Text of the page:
My advice to you is to watch all around your house's roof from about a half hour before dusk until about a half hour after dusk. If you watch several nights in a row and no bats come out, then it might be safe to remove the tube and seal the hole. I say "might" because it's possible you missed bats exiting.

Good luck!


June 3, 2016 at 3:03 PM  
Anonymous Linda said...

Great information. This past week, I have had several nightly visitors in my house. I have checked the outside and don't seem to find any access points, but have plugged suspicious sites. Question: could it be possible for bats to come down my chimney, which has no screen, into my furnace and duct work to exit thru the registers into the living quarters? Or, can it possibly be that a bat will come and go thru an open doggie door. I will continue to watch for bats exiting at dusk, but so far none that I can see. I do see bats flying at night/dusk but not a large number. Don't mind bats, but not in house.

August 5, 2016 at 12:13 AM  
Blogger Jon Maloney said...

Hi Linda. If you had several bats inside your house in one week, then there must have been an attractive way in. Of course I have no idea how your chimney and furnace are configured, but if your chimney is attractive and bats fly in and then for whatever reason can't find their way back out, they will seek a way out which could lead them anywhere that's accessible. If they get into your duct work then, yes, they could come into your living space through vents. They wouldn't want to though. It would be an act of desperation trying to find a way out. Of course a bat could come through an open dog door, but why would it?

I can share what I think about bat motivations. I'm going to assume you're in the US and it's warm summer where you are. I think bats will only come inside a house for one of three reasons — by accident through an open window or door while flying and feeding, to find a dark safe place to roost for the day, or to find a dark safe secluded warm place to have and care for babies.

It's unlikely you had several bats come in by accident. However, it's also unlikely that a bat looking for a place to roost or for a place to have babies would voluntarily enter your home's living space. Bats avoid people if they can. I had a bat loose in the air space between the second story's floor and the ground floor's ceiling. There is no duct work connecting the air vents. The bat only came into my living space when I was out of town for a week. When I got back the bat had moved two glue boards around on the floor and left bits of fur on them. The glue boards were not strong, like for mice, but for cockroaches and other bugs. Although I searched, I never found the bat and it never let me see it. Bats are shy and will avoid you if they can.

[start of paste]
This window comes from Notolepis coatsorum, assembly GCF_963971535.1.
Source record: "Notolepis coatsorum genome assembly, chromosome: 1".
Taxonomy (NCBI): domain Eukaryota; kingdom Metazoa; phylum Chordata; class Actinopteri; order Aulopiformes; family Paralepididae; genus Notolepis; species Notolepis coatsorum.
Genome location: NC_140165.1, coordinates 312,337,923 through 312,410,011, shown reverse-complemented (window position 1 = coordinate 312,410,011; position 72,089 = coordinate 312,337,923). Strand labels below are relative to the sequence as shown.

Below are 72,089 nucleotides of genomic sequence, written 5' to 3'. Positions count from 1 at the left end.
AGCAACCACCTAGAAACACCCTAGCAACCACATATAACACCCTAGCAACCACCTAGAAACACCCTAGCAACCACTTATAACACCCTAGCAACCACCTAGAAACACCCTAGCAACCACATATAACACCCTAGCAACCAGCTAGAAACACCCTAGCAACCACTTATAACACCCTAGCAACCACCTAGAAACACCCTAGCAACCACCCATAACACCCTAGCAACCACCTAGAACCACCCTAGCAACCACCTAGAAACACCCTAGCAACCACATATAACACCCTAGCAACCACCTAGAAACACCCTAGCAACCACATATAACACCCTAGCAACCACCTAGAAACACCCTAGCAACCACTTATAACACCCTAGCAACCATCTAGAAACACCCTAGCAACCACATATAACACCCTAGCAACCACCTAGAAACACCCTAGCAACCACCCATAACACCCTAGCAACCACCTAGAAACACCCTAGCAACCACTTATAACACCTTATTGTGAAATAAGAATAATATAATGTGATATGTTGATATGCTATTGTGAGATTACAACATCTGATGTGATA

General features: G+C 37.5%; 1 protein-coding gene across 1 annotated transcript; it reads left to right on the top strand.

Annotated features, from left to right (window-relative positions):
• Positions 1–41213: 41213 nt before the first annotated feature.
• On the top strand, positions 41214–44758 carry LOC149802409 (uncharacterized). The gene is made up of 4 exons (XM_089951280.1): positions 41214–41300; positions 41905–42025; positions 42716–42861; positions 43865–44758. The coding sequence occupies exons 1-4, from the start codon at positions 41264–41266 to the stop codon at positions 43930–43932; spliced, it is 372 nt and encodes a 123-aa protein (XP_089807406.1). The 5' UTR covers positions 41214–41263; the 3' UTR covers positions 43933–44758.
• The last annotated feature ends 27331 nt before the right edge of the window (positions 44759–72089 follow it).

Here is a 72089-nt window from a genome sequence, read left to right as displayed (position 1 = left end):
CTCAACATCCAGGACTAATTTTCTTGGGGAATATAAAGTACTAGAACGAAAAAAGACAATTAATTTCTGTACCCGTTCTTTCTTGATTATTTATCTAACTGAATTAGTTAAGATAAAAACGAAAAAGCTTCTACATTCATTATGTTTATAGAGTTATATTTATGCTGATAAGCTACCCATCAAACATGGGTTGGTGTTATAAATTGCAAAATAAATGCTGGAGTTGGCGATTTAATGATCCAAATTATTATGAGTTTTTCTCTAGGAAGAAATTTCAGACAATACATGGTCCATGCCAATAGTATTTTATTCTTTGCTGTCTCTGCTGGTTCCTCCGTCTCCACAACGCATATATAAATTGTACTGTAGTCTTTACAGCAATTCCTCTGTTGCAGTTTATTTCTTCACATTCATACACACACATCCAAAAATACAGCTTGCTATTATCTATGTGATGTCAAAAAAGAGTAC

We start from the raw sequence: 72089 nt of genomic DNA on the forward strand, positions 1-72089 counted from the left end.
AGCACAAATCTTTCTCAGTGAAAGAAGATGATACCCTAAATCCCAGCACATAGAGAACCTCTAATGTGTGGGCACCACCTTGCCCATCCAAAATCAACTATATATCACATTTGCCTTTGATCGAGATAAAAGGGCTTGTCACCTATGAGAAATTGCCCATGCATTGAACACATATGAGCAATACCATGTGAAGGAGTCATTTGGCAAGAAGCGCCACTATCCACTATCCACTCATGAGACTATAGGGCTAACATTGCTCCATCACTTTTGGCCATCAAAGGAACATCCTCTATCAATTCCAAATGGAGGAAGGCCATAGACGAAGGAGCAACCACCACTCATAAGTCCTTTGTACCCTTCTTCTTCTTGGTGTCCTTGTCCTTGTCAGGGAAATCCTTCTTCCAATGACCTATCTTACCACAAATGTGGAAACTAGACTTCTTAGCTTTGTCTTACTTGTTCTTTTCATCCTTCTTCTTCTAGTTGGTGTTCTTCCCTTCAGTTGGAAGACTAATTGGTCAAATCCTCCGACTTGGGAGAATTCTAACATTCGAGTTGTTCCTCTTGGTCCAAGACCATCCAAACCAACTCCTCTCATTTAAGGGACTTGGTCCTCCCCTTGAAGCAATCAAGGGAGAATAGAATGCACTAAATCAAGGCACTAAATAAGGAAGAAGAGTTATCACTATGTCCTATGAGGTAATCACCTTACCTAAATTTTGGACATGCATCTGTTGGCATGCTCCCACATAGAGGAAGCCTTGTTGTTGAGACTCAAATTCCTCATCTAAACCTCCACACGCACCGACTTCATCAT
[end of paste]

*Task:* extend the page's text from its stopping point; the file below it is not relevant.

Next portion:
I don't know what's going on at your house but I can make some suggestions of what to do if you're eager to do something. Watch around your roof for about an hour at dusk for a few nights in a row. Pay particular attention to the chimney area. If you see no bats exiting your house you could put a screen over your chimney. If I remember correctly some bats can enter holes as small as 1 inch by ¼ inch, so the screen should have small holes. If you block an opening the bats are using and there are bats inside, then the next time they try to leave they may find their way into your living space. If the dog door opens into a room that is often dark at night, you might want to leave a light on in that room.

Good luck!

August 5, 2016 at 2:24 PM  
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December 17, 2017 at 4:26 PM  
Blogger Jon Maloney said...

This blog is hosted by Blogspot, which is owned by Google. Blogspot is good about recognizing spam and not publishing it. Every once in a while I log onto Blogspot and check the comments that have been added since the last time I checked. If any spam has been published I delete it. If any legitimate comments have been held as if they were spam, I publish them. It's not hard.

December 18, 2017 at 10:10 AM